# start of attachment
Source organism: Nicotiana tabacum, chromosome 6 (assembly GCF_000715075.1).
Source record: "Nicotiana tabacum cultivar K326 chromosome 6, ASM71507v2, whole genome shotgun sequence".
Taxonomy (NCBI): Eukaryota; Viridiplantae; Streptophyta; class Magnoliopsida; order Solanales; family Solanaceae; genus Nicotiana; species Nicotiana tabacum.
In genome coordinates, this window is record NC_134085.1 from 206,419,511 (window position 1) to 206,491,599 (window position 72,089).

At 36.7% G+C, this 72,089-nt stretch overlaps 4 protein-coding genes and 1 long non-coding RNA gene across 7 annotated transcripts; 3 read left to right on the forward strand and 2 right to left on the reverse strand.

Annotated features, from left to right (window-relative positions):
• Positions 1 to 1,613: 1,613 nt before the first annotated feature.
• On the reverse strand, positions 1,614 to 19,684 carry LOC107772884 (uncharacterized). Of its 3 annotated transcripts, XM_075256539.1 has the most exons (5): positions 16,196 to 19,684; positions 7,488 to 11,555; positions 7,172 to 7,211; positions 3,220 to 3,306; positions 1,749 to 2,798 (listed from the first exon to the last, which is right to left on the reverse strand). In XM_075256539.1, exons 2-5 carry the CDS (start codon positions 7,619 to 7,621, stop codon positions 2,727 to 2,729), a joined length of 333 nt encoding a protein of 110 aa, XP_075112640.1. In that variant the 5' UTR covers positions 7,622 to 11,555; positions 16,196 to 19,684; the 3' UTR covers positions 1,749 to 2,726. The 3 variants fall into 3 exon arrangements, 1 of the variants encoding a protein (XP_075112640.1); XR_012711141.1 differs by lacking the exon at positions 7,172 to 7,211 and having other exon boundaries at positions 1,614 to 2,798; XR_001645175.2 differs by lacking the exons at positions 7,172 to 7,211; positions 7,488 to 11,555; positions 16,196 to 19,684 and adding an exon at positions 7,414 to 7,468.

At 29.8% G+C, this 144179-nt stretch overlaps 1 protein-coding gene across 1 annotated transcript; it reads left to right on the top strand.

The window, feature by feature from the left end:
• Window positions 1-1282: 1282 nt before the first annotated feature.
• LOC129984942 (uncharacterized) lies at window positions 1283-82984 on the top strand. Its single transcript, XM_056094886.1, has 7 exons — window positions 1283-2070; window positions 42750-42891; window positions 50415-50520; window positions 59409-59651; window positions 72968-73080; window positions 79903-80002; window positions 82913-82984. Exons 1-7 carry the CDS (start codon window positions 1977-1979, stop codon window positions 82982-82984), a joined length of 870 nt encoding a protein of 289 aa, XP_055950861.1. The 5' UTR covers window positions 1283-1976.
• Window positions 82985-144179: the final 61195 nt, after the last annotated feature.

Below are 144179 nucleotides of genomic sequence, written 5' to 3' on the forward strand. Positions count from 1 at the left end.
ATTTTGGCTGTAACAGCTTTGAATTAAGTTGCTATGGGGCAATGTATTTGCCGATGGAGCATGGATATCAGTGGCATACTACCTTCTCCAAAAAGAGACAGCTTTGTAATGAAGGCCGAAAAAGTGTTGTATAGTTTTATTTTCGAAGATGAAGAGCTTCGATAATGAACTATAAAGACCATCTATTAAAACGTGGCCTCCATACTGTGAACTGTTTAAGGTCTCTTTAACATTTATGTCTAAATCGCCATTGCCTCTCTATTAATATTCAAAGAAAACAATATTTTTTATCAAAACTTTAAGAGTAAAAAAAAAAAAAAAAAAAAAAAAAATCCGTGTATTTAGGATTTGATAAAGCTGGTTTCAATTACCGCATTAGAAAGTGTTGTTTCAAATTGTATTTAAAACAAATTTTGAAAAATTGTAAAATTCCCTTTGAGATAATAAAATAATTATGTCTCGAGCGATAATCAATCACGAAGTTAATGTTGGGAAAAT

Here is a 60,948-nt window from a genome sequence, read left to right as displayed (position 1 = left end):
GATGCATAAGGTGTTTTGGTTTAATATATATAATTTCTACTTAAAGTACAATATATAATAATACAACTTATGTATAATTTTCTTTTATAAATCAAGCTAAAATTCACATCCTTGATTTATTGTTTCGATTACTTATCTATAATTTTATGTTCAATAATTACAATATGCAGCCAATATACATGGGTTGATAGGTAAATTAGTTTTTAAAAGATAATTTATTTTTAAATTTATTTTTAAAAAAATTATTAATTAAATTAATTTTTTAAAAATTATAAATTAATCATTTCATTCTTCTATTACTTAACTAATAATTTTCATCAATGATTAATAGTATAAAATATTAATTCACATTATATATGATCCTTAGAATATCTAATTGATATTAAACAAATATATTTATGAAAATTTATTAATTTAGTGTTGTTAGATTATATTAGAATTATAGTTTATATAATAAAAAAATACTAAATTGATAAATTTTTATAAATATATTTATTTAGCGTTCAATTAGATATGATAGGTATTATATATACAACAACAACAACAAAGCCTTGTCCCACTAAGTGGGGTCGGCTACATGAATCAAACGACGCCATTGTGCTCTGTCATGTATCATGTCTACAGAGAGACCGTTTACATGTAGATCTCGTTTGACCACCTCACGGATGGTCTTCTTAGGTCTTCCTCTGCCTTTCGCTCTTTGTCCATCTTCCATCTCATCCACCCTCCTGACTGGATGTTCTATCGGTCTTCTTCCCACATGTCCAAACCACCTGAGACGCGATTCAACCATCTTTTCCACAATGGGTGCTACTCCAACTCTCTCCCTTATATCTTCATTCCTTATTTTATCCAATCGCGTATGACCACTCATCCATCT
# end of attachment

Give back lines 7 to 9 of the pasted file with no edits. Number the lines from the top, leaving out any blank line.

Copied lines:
• Positions 1 to 1,613: 1,613 nt before the first annotated feature.
• On the reverse strand, positions 1,614 to 19,684 carry LOC107772884 (uncharacterized). Of its 3 annotated transcripts, XM_075256539.1 has the most exons (5): positions 16,196 to 19,684; positions 7,488 to 11,555; positions 7,172 to 7,211; positions 3,220 to 3,306; positions 1,749 to 2,798 (listed from the first exon to the last, which is right to left on the reverse strand). In XM_075256539.1, exons 2-5 carry the CDS (start codon positions 7,619 to 7,621, stop codon positions 2,727 to 2,729), a joined length of 333 nt encoding a protein of 110 aa, XP_075112640.1. In that variant the 5' UTR covers positions 7,622 to 11,555; positions 16,196 to 19,684; the 3' UTR covers positions 1,749 to 2,726. The 3 variants fall into 3 exon arrangements, 1 of the variants encoding a protein (XP_075112640.1); XR_012711141.1 differs by lacking the exon at positions 7,172 to 7,211 and having other exon boundaries at positions 1,614 to 2,798; XR_001645175.2 differs by lacking the exons at positions 7,172 to 7,211; positions 7,488 to 11,555; positions 16,196 to 19,684 and adding an exon at positions 7,414 to 7,468.

At 29.8% G+C, this 144179-nt stretch overlaps 1 protein-coding gene across 1 annotated transcript; it reads left to right on the top strand.